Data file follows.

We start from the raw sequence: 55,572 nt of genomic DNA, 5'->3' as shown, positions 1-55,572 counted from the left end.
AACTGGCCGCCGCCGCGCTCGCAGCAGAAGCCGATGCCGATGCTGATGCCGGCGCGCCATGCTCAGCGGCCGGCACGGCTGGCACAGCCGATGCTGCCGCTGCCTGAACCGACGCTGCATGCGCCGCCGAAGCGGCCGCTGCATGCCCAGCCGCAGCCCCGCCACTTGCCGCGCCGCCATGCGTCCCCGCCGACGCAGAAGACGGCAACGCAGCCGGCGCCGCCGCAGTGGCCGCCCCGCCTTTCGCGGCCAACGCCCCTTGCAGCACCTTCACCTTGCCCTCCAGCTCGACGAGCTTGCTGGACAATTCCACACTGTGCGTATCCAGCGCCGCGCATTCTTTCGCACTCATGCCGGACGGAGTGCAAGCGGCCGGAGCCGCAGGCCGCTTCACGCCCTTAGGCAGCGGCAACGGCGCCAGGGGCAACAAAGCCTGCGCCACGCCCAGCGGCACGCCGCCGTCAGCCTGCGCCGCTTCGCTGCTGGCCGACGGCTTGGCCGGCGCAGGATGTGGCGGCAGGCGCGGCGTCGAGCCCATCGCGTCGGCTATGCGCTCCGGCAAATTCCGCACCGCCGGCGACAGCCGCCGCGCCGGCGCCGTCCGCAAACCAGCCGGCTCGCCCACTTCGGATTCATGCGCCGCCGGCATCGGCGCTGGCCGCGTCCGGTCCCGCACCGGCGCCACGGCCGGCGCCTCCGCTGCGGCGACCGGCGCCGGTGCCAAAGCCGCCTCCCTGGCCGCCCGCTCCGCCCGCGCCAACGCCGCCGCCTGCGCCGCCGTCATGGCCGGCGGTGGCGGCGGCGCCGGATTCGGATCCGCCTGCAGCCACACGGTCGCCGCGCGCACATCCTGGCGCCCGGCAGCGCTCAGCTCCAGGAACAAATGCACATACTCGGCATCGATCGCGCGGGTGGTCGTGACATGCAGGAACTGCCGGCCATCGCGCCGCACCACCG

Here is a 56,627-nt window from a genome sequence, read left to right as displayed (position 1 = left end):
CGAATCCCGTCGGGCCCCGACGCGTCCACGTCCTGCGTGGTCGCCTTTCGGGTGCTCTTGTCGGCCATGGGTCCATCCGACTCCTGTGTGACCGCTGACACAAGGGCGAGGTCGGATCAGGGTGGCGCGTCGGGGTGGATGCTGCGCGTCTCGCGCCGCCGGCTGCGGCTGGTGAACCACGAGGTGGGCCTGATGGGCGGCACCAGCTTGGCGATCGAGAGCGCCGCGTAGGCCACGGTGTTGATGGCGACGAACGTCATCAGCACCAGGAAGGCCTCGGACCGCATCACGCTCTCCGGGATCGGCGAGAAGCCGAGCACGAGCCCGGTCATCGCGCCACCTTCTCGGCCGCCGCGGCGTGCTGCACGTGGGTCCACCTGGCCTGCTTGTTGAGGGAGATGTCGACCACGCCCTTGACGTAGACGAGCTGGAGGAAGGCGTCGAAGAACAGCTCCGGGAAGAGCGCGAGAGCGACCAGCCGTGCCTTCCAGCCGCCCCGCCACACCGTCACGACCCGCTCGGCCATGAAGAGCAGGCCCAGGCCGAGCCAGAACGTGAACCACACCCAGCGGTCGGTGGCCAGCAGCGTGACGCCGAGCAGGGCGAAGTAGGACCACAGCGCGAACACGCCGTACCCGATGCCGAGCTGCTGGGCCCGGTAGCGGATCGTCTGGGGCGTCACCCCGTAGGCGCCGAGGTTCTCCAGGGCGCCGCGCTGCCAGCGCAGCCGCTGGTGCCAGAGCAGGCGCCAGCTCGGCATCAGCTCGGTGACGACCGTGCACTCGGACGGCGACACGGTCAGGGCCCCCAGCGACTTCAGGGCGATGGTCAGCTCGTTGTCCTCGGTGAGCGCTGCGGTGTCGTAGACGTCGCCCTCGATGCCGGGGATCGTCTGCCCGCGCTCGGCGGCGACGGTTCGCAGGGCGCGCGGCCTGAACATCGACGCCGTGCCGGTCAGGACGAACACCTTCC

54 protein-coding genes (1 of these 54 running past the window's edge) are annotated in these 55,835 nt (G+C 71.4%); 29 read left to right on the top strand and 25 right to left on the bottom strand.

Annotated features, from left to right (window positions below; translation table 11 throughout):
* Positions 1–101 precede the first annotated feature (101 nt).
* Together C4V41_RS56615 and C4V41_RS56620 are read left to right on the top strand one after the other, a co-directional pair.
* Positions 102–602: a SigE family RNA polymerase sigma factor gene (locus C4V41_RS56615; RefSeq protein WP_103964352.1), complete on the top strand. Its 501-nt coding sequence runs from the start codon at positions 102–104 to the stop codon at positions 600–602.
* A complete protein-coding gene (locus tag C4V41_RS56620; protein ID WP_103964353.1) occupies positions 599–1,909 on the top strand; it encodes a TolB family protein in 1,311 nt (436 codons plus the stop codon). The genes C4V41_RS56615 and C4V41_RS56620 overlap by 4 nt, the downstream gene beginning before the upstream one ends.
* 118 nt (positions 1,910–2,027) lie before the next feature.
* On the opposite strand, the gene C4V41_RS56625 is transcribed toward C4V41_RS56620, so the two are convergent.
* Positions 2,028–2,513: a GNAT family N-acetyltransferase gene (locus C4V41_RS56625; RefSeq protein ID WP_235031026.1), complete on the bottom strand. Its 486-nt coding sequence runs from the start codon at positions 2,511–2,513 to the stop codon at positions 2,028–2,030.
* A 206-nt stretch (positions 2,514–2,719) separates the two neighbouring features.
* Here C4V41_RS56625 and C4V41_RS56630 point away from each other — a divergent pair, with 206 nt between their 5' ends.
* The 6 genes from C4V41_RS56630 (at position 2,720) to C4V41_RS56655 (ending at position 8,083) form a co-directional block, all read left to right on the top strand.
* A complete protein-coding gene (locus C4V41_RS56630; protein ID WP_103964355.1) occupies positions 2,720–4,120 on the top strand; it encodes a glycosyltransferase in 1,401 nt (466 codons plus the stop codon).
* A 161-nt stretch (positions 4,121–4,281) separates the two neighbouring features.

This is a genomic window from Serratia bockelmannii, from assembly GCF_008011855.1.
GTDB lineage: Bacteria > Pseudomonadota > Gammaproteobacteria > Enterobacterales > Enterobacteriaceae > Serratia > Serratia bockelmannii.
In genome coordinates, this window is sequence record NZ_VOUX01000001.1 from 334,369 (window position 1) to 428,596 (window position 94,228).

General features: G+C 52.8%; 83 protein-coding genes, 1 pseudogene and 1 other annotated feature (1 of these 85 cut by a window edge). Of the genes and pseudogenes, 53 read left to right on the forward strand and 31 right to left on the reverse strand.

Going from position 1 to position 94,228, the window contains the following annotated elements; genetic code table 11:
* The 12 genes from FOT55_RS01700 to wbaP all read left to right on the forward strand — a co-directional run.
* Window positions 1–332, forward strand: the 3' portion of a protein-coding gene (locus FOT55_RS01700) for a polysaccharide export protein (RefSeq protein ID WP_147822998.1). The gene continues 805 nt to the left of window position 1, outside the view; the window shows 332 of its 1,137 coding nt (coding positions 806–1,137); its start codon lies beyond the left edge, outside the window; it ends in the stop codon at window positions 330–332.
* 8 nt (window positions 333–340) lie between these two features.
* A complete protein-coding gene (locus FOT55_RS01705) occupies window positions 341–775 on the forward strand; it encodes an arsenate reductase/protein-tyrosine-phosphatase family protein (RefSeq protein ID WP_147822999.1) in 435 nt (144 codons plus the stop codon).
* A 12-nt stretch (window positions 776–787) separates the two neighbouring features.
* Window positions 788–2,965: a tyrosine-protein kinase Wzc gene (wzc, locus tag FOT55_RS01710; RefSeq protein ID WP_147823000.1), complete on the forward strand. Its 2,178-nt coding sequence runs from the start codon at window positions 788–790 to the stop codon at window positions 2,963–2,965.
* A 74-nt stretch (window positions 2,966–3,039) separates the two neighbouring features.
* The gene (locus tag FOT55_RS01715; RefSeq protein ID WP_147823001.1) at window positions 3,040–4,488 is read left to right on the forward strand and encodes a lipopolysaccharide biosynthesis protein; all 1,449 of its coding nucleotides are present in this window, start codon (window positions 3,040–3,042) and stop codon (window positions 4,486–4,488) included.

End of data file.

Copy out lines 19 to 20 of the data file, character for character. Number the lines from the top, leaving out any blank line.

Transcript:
This is a genomic window from Serratia bockelmannii, from assembly GCF_008011855.1.
GTDB lineage: Bacteria > Pseudomonadota > Gammaproteobacteria > Enterobacterales > Enterobacteriaceae > Serratia > Serratia bockelmannii.